Son preference is a phenomenon that has strong historical roots in many western and non-western cultures. It manifests in various forms, ranging from parents investing more time and resources in their sons than their daughters to the dynastic concepts of patrilineal succession. Naturally, such gender preference can have various social and cultural origins, however one of the most common motifs underlying its existence is the unequal position of men and women in the society.
The inequality of men and women is a tenacious problem, and most of the modern history has been characterized by the fight against it. And while this fight is far from over, we are seeing signs of improvements: people’s gender role beliefs are becoming less traditional, the gender wage gap is narrowing, and the single-earner model of household is being replaced by the two-earner model.
All these factors suggest that the positions of men and women in modern societies are becoming more aligned. In this context, it is natural to ask whether son preference is yet another social phenomenon that is losing its historical ground. Could it even be that in some domains of life such preference is already a thing of the past?
Social scientists have been investigating son preference in modern societies using many statistical techniques. The most common analyses are based on population-level fertility data. For example, by comparing the annual numbers of newborn boys to newborn girls, researchers can capture the extent of the most extreme expression of son preference: selective abortion or infanticide of female offspring (which are still common in India and China).
In western countries, the influence of son preference on fertility is generally thought to be more nuanced, not affecting the genders of children born into a family, but rather their numbers. Historically, parents of girls have been observed to have more children than parents of boys. This association (commonly found in the data covering the second half of the 20th century) has been interpreted as a sign of son preference, since the parents were more likely to try for an additional child if there was no son in the family.
However, new evidence suggests that fertility patterns are changing. Recent study using data from the 2008-13 US Census concluded that there is little evidence of a lasting son preference on fertility in the United States. In fact, the study has shown that the association has flipped: parents of girls now have fewer children than parents of boys. In our research using the Dutch population data, we find exactly the same pattern. This suggests that couples in the West now exhibit a slight daughter preference in terms of their childbearing decisions.
The existence of son preference has been also commonly inferred from marriage and divorce data. In the United States, parents of boys have been found more likely to legitimize their children by marriage, and less likely to divorce than parents of girls. While the magnitudes of these differences are generally quite small, they too have been interpreted as signs of son preference (with the conventional narrative being that fathers of sons are less likely to leave the family).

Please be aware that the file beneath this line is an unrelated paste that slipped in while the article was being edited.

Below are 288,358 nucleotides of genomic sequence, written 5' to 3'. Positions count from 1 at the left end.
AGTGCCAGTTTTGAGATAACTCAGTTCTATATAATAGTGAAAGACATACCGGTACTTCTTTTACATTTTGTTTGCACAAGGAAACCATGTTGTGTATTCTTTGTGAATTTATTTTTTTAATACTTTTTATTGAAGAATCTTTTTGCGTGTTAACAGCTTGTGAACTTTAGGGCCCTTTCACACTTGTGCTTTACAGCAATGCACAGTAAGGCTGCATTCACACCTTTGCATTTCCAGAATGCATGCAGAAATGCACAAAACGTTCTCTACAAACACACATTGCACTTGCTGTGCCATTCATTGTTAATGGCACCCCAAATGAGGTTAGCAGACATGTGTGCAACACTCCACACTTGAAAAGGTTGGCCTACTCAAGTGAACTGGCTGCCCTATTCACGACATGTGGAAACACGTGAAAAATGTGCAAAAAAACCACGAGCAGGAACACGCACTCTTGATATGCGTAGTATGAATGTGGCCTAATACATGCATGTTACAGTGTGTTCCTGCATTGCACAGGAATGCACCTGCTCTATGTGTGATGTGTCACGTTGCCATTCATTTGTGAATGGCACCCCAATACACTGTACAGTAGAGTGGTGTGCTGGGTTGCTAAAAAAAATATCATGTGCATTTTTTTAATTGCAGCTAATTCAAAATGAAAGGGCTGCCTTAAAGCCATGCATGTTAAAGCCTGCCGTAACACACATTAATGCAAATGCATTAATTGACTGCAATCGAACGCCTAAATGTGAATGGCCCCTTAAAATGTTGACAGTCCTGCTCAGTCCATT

But also in this domain, the evidence is becoming somewhat dated. The majority of studies base their findings on data corresponding to the middle or second half of the 20th century, which leaves the preferences of modern families relatively unexplored. Using more recent marriage and divorce data from the Netherlands, we did not find any evidence of lasting son preference on marriage and divorce decisions. Parents of girls were just as likely to legitimize their children by marriage as parents of boys, and while we did find parents of boys less likely to divorce than parents of girls, further analyses revealed that this finding is unlikely to be explained by son preference. This is because the effect proved to be highly age-specific, manifesting only in the teenage period of the child’s life. If parents were indeed getting divorced because of fathers’ latent son preference, they would not wait 13 years before doing so. We would be much more likely to see divorce disparities with respect to children’s genders throughout children’s lives.
While these findings challenge the conventional narrative of son preference in the modern western societies, it needs to be acknowledged that son preference remains a major social force in many non-western countries. Particularly worrying are the male-biased sex ratios at birth (SRB) in China and India, which are generally regarded to be a consequence of sex-selective birth control practices. These demographic distortions of large populations are likely to have far-reaching socio-economic consequences, many of which are yet to be fully realized or even understood.
It is worth noting that the gender bias of the Chinese SRB has peaked around 2008, and it has been steadily declining from this point onwards. And while the ratio remains biased even today, it is likely that the gradual relaxing of Chinese fertility-control policies and the coinciding changes of gender role beliefs will lead to further improvements in the future as well. In contrast, the gender bias of Indian SRB has remained more persistent, exhibiting no clear trend over the last 20 years.
Nevertheless, if the western experience is of any indication, son preference is a phenomenon that is malleable to culture change. With the improving position of women in societies around the world, we are likely to see the son preferences slowly fading away, eventually disappearing completely. In fact, based on the observed fertility patterns in the western countries, it will be interesting to see whether future families will reinforce their preferences for daughters, and what will be the eventual consequences for this nascent phenomenon.